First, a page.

a person ideally suited to another as a close friend or romantic partner.

Another generic one I came up with is love-locked. It's not the most beautiful hyphenated combo, but it definitely portrays the fact you are locked into love with the person. Again, this one's concern is it doesn't guarantee your love is only for one person.


There are two aspects in which monogamous isn't exactly right:

  1. Monogamy is explicitly about spouses or at least partners, not about the first and last love of your life who maybe doesn't know about her luck yet, or worse, isn't as thrilled as she should be.

  2. Even serial monogamy is monogamy in the proper sense of the word.

If 1 is not a problem, I would suggest perpetually monogamous.

I think what makes this problem tricky is that one actually has to be in that situation to consider it worth describing by a single word. The world around this person is much more prosaic, and unfortunately this often includes the target of the affection. (A good description of that state in general can be found in De l'amour, On Love, by the French writer Stendhal.)

A pure description with probably all the necessary connotations is romantic first-time lover. But I am afraid this has also some connotations that will make most romantic first-time lovers reject it: first time sounds as if there could be a second time, which is objectively true in practically all cases, but of course subjectively totally wrong; and romantic relativises the feelings by pigeonholing them.


I'd probably use 'undying love'.

Maybe someone can make something from Amaranthine ==>> amaranthine - definition, etymology and usage, examples and related words


How about 'life monogamist'? ('life-monogamist' maybe?)
Or, if you wish to explicitly include informal relations: (life) monoamorist/-amorous, monoromantic (by analogy with 'polyamorous' & words for so-called romantic orientations). However, none of these seems to be widely used. Oh, and they are of course more general than your question, so might have to use 'life monogamous man', or even 'life monogynous man'.

Animals of such behaviour are apparently called 'mating for life', and 'monogamy for life' has some results in Google. Also, less scientifically, some of the following combinations appear:
[life/lifetime/lifelong] [mate/companion/partner] or '... for life', although probably in the context "he is her life mate", not "he is a life mate".


After all answers given to this question, I have reached on one that is



You might call him or her a true-lover. (Not a true lover.) Yes, I imagine that this was coined just now - no idea whether anyone else has ever used it or ever will. But I'll bet that it will be understood.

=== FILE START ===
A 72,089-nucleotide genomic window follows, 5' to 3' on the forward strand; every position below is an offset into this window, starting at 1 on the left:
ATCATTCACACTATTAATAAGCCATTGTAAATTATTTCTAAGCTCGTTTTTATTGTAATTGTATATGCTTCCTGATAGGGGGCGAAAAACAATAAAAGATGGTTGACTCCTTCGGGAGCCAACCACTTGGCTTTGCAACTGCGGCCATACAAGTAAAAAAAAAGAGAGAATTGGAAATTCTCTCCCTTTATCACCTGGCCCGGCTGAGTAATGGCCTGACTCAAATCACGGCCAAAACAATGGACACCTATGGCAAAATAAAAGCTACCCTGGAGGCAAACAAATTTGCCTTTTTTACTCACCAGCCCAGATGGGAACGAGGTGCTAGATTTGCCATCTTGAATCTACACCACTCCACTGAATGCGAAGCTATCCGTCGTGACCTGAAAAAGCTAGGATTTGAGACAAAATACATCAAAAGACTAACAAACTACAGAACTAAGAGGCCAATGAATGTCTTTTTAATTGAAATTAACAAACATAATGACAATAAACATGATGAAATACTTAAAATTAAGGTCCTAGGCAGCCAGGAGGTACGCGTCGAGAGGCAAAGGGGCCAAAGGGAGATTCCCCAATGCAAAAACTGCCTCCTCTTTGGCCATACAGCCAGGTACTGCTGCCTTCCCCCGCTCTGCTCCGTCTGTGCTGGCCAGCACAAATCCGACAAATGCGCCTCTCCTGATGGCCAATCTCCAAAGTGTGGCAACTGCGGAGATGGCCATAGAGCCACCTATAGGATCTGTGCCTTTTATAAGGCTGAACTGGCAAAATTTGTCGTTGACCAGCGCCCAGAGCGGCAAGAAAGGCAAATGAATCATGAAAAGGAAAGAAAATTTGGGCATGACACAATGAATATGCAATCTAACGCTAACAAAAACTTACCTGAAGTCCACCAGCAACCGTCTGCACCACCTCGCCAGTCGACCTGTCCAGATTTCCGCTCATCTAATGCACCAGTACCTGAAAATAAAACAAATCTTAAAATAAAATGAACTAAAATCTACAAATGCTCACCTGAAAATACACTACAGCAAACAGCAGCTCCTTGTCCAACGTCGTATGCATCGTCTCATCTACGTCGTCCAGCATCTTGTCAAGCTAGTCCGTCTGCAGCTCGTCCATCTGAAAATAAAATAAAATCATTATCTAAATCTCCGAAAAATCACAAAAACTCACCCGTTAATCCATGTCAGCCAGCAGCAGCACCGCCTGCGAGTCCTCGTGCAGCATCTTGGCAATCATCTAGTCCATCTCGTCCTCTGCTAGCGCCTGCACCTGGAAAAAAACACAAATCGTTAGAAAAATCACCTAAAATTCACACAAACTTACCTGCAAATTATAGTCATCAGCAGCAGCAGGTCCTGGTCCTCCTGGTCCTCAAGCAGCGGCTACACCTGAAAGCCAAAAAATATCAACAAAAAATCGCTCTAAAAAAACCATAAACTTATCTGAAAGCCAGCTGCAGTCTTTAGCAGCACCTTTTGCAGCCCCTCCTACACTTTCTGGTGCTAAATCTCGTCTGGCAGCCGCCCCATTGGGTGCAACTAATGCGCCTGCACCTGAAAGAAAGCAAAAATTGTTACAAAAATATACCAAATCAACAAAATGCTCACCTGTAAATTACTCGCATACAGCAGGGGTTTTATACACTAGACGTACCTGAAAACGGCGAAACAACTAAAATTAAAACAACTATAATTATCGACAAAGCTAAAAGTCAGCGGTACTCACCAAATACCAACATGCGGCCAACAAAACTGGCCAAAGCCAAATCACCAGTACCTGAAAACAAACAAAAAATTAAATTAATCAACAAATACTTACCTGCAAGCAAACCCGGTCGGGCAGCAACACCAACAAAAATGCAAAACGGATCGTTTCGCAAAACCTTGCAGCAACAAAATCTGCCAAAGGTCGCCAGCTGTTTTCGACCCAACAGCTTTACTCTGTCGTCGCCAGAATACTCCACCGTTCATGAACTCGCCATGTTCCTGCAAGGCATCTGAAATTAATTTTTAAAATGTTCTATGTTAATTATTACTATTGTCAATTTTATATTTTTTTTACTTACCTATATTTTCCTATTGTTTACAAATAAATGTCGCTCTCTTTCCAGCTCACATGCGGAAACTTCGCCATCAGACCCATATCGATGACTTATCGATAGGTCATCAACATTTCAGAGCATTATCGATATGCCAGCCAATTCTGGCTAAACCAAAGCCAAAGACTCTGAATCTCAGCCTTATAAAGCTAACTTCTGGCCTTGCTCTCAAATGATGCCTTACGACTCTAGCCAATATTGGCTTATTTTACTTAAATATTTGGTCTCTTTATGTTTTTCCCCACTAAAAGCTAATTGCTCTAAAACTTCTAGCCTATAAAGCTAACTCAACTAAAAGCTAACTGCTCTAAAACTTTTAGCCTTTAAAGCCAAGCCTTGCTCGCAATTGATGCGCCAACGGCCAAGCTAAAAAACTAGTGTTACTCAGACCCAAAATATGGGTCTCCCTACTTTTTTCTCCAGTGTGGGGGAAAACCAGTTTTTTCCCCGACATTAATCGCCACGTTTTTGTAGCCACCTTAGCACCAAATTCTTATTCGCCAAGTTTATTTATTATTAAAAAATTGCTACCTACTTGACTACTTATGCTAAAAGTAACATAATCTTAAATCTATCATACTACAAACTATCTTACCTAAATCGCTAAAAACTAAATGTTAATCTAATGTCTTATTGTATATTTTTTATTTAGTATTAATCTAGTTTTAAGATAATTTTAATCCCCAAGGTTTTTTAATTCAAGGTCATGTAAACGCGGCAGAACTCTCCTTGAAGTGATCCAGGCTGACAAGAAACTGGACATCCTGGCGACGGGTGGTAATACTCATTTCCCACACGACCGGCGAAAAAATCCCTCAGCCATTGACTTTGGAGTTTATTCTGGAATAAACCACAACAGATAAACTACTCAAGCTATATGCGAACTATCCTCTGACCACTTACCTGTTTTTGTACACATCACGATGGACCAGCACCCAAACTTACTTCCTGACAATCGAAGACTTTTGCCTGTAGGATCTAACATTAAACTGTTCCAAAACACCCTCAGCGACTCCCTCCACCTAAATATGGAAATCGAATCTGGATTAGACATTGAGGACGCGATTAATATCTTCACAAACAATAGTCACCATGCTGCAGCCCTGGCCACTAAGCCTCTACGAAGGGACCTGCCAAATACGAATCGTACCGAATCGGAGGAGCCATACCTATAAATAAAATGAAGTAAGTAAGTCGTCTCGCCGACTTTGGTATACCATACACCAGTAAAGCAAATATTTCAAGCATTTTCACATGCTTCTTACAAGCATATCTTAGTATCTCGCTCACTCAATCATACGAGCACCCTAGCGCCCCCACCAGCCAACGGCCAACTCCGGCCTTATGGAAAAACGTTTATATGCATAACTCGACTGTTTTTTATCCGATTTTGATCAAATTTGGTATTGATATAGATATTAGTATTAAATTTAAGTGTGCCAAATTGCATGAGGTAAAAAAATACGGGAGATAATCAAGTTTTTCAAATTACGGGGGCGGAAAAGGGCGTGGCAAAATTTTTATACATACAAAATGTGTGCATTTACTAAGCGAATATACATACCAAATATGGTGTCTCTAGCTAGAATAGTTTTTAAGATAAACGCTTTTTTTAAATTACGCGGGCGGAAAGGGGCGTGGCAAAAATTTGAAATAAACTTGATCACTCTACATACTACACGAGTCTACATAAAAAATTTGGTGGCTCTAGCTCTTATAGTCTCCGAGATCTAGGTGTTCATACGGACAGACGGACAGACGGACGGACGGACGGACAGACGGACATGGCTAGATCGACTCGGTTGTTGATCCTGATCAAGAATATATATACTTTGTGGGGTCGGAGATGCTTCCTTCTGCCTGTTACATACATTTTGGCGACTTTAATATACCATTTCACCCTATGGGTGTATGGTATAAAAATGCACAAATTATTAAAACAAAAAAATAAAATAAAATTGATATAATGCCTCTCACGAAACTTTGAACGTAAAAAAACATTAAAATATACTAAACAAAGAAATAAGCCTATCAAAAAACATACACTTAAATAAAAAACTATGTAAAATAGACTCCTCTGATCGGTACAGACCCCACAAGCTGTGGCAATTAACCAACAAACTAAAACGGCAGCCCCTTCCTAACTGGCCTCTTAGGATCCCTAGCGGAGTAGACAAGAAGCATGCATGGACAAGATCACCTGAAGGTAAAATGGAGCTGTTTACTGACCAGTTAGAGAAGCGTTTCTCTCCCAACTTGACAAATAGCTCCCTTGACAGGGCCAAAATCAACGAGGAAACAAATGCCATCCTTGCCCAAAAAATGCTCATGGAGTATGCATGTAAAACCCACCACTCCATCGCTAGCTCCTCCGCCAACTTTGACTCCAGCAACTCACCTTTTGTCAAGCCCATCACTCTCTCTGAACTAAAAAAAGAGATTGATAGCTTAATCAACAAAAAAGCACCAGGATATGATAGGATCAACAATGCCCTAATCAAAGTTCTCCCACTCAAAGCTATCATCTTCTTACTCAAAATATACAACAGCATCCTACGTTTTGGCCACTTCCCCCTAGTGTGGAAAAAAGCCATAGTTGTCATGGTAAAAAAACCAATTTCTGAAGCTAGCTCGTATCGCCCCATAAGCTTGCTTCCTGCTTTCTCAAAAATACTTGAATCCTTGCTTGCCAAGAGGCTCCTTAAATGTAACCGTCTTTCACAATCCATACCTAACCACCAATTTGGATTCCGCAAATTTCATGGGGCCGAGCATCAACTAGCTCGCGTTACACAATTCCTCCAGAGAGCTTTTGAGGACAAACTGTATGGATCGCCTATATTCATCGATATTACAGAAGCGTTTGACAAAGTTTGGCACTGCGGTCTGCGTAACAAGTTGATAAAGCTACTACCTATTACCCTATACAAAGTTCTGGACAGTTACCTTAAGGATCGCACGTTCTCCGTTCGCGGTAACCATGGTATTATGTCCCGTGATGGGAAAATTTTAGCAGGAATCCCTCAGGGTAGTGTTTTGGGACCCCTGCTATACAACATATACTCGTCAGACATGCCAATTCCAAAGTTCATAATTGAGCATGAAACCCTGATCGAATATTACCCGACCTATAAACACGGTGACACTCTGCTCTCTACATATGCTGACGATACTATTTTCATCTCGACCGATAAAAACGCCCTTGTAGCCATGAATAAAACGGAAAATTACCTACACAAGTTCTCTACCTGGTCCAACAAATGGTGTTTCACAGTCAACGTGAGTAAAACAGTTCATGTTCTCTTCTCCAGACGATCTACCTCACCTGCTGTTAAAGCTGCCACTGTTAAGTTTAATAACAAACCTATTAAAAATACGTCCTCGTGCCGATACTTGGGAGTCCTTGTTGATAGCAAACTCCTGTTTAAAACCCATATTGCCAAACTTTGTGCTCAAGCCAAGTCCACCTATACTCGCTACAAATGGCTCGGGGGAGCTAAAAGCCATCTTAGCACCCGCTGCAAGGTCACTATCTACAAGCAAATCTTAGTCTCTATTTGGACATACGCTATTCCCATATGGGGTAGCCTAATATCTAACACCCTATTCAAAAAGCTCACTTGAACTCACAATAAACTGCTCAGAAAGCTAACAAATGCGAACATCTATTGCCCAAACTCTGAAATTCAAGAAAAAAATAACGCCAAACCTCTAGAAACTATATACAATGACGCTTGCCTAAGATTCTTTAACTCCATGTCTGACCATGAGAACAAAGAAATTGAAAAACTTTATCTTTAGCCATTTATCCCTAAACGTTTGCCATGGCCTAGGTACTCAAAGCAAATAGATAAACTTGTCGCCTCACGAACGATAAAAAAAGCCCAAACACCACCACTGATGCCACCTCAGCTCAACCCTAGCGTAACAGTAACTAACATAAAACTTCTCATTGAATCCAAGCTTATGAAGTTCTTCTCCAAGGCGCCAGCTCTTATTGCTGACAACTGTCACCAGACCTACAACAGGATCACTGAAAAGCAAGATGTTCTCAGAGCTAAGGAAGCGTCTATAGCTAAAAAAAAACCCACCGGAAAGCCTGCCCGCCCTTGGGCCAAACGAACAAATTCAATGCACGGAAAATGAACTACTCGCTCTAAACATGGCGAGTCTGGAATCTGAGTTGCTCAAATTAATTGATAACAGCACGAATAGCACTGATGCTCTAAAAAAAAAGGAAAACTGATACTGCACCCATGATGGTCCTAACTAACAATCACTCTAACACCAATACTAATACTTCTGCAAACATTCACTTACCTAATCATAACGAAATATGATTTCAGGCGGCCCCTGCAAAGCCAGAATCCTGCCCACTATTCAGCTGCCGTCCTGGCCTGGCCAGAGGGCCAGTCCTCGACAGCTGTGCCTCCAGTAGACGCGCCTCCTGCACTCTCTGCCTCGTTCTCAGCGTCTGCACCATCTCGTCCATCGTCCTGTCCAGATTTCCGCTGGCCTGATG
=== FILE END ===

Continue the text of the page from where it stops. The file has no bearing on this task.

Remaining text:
But no -- it does not imply single love, but rather someone who believes in true love.

Closer to what you are asking would be single-lover (also probably not a known word, but also probably understandable). Again, the hyphen is significant here: this is someone who is and has been single-loving (loving only one person), not a lover who is single.

And if your question is indeed limited to loving only one girl then you could stretch it to one-girl-lover. (Of course, during the lover's lifetime the one girl presumably ceases to be a girl at some point... ;-))


Monandry = a marriage form or custom in which a woman has only one husband at a time Polygyny = When a man is married to more than one wife at a time.

while, Monogamy is the state or practice of being married to only one person for lifetime or at a time. (Having only one wife)

Thus, someone who loves or have only one wife can be called : "Monogamous"

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    You are not answering the question! Notice at a time in your definitions vs. throughout his life time in the question. Commented Jul 13, 2014 at 18:26
  • I do. Please take a while to read the whole wikipedia defintion : en.wikipedia.org/wiki/Monogamy Commented Jul 13, 2014 at 18:28
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    Also, love and marriage need not co-exist together. The asker wants a word that denotes love. Marriage doesn't necessarily denotes the existence of love. Marriage to one could be a belief system or ritual, and love is certainly not in such an equation.
    – Zoe
    Commented Jul 13, 2014 at 18:30
  • Well, the Wikipedia entry is interesting: "Marital monogamy may be further distinguished between: marriage once in a lifetime, ..." You should have cited this. Commented Jul 13, 2014 at 18:31
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    Well, there are many countries where marriage can be bought/given as parents wish, whether from diplomatic reasons or just money/tradition. Anyway, monogamy cannot answer this question because, John can marry Jane and then get divorced and marry Kate next, he would still be monogamous but it doesn't denote that he loved only one woman in his lifetime. In this case, he would have loved multiple woman, assuming love is the reason for the marriage. Oh, and in the question, the asker doesn't want the word "Monogamous" apparently so you are really not answering the question.
    – Zoe
    Commented Jul 13, 2014 at 18:38